Oct 062012
 

A successful conference held in London on the 27th September called for a new UK network to challenge the attacks on disability rights in the UK. The conference supported by DPAC, Inclusion London, ALLFIE, Norfolk Coalition of Disabled people and the Joseph Rowntree Trust brought together leading Disabled Peoples Organisations and leading disability activists.

Key speaker Jenny Morris said that the ‘disability movement’ was more vibrant than ever, and that this Government had launched a number of attacks on disabled people and their rights. However others suggested that there may not be a disability movement anymore, but pockets of activity. What was clear was that challenges by disabled people and disabled peoples’ organisations (DPOs) must increase. Speakers also raised issues of how ‘the movement’ could be more inclusive in the speakers ‘from the frontline’ slots.

DPAC was there to add commentary and information on what was happening to disabled people under the regime of Atos and the ESA processes as well as the everyday crisis disabled people were facing under this Government. The whole day was brilliantly co-chaired by Tracey Lazard ( CEO of Inclusion London ) and Tara Flood ( director of the Alliance of Inclusive Education) . Speakers included Jenny Morris, Andrew Lee, Eleanor Lisney, Chris Edwards, Debbie Jolly, Linda Burnip and Geraldine O’Halloran, yet, there was also plenty of time for discussion.

Catch up on conference and presentations with the livestream (with BSL)

Catch up on all presentations and discussions through live stream and see Stephen Lee Hodgkin’s brilliant time-line at http://www.inclusionlondon.co.uk/

Read the excellent John Pring’s ( Disability News Service) account of the day at

 http://www.thefedonline.org.uk/federation-news/item/1828-new-network-aims-to-unite-disability-movement.html

Another option to keep up with what’s happening and have a chance to dicuss your views is to tune into Make Yourself Heard on Tuesdays 2-4p.m with Merry Cross  www.Reading4u.co.uk 

Join up to the new UK network: be part of the increasing outcry on our injustices!

Send an email to mail@dpac.uk.net with subject line ‘UK Network’ to be kept in the loop on this exciting and much needed new network of DPOs and activists.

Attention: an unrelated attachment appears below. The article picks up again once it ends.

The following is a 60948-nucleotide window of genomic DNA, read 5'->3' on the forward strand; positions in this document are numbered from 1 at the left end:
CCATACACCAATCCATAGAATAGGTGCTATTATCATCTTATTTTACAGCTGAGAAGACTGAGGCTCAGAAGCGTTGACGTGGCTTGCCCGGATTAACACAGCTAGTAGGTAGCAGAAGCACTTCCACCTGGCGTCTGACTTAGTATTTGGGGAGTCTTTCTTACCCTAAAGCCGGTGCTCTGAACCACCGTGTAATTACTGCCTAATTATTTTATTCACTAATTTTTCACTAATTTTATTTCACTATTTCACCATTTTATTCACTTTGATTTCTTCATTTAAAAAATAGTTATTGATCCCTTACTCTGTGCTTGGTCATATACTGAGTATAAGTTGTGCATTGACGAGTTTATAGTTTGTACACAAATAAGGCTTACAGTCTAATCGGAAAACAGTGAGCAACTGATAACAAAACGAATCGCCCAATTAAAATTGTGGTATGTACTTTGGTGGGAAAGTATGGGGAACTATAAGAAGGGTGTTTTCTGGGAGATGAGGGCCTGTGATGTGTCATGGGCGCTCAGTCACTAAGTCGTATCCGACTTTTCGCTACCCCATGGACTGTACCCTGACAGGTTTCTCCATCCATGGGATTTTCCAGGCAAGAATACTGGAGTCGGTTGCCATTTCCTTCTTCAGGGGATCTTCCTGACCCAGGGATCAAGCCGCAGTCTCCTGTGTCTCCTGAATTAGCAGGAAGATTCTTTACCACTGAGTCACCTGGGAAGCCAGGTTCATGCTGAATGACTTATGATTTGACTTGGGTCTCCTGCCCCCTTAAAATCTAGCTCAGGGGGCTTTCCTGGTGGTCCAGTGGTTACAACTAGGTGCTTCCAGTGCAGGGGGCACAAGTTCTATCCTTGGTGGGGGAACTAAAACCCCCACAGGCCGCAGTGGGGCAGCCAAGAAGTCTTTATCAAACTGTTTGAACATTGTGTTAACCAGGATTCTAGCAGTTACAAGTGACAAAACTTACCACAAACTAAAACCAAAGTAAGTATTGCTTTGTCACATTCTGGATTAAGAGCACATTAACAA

We can also put you in touch with any local DPAC groups in your area or help you set up your own local DPAC group. We now have 26 DPACs across the UK and along with our sister organisation Black Triangle in Scotland we have made sure that disabled peoples’ issues are vibrant and will continue to be-never again must we allow our ‘movement’ to get sleepy- join the challenge!

 

Jun 082012
 

The closure of the Remploy factories has ignited a wealth of media attention and strong feeling as well as differences of opinion between disabled people, and Disabled Peoples’ Organisations (DPOs) on the position of disabled Remploy factory workers. The now infamous Sayce report called for closure of the factories in the ironically titled: ‘Getting in, staying in and getting on: disability employment support fit for the future’. This was followed by a consultation exercise in July 2011 to which DPAC responded outlining the impact of the closure of the factories and urging that they remain open.

Since then, DPAC, DPOs, Unions, disabled workers, disabled and non-disabled people have been active on the proposed closures in a number of ways which have been publicised on the DPAC site. DPAC have invited Liz Sayce to comment, but she has not responded to our request.

Most recently the Sayce report has been accused of doing the Governments ‘dirty work’, as elitist and a part of the cuts agenda at the TUC Disabled Peoples’ conference. 

There was overwhelming support at the annual TUC Disabled Workers’ Conference for the campaign to fight the planned closure of the Remploy factories.

The government announced in March that 36 of the 54 remaining Remploy factories across the UK would close by the end of 2012, with the loss of more than 1,500 disabled people’s jobs, while there would be further consultation over the future of the other 18 factories.

The announcement was part of the government’s response to a consultation on last year’s review of employment support by Liz Sayce, chief executive of Disability Rights UK (DR UK).

Sayce called in her report for funds currently used to subsidise the factories to be ploughed into more personalised forms of employment support for disabled people, including the Access to Work (AtW) scheme.

But Mandy Hudson, from the National Union of Teachers, told the conference that the Sayce report had “gone about doing the government’s dirty work”.

And she criticised “the completely cavalier way that Liz Sayce’s report sets adrift a whole set of disabled workers”.

The disabled peer Lord [Colin] Low also criticised Sayce’s report, and said its “highly individualised approach… seems to smack of elitism”.

Read more of the article by John Pring including the Remploy protest outside the offices of DR UK by Remploy workers and UKUncut here